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The Share Point


Lists and Libraries


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--Doug Ware

Lists and Libraries 

Almost everything in a SharePoint site exists within either a list or a library. A library is a specialized type of list that includes more support for documents. You can think of lists and libraries as conceptually similar to database tables in that they consist of fields and are often rectangular. However, a given list might support more than one type of content and be jagged, or it might include folders and represent a hierarchy. In this respect, a list is very unlike a database table.

Furthermore, a list’s template not only defines the data that the list can store, but also how that data is presented, the forms used to view and edit an item, and event handlers that act on the data. In many respects a given list template is an application unto itself.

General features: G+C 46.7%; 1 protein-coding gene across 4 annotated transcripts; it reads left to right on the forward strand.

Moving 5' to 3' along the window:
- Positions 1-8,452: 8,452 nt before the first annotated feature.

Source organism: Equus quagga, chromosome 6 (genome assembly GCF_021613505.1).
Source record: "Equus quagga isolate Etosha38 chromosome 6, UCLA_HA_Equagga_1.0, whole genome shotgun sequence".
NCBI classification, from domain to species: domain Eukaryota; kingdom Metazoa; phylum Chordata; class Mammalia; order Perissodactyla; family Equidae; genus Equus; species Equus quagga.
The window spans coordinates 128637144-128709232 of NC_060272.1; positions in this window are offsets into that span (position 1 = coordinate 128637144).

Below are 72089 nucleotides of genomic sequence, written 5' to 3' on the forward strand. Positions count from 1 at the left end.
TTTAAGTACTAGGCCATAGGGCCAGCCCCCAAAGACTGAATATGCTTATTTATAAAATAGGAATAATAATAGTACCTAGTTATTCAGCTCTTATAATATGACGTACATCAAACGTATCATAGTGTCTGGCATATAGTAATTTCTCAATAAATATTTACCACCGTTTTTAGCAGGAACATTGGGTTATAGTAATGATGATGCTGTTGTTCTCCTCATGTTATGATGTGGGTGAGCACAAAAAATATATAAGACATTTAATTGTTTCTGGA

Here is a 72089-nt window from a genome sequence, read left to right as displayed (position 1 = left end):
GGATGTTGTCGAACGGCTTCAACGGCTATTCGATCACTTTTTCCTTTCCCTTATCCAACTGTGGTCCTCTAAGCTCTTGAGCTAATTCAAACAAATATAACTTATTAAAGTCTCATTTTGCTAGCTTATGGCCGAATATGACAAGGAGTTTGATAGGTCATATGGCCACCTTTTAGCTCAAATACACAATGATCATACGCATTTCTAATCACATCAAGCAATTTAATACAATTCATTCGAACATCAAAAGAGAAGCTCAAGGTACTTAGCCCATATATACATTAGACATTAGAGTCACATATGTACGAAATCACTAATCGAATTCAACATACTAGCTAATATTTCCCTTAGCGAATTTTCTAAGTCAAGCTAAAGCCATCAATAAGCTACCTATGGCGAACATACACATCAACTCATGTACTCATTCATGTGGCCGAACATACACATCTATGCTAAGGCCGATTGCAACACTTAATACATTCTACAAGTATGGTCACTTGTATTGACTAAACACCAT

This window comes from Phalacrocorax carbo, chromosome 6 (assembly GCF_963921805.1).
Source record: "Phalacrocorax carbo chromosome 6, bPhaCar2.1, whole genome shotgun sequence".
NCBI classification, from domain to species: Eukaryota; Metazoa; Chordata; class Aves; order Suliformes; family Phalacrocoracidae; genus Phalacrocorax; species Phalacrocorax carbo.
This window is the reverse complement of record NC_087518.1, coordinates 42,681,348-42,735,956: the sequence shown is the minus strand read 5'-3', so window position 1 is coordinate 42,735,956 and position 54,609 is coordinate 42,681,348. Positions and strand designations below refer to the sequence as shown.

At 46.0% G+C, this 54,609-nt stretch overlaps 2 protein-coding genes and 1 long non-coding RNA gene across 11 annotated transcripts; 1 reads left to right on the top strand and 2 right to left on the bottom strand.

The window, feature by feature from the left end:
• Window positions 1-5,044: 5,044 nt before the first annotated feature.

List Views

Lists support multiple views of data by allowing you to choose which columns display, the column order, the sort order of rows, groupings, and filters. They also support a variety of view styles including:

  • A standard view
  • A datasheet view for use when editing many items
  • A calendar view that supports views at the month, week, and day level based on date time columns
  • A Gantt view that provides a view of tasks over time
  • An Access view

The Access view displays on the Create View page but is not really a view at all, though it is a way to visualize and use list items. When you choose this view, a wizard interface opens that lets you choose how the list information will appear in Access. The wizard offers options for a couple of form types, a datasheet, a pivot table, and a report. The wizard generates the Access objects based on your choices and creates a connection to the list.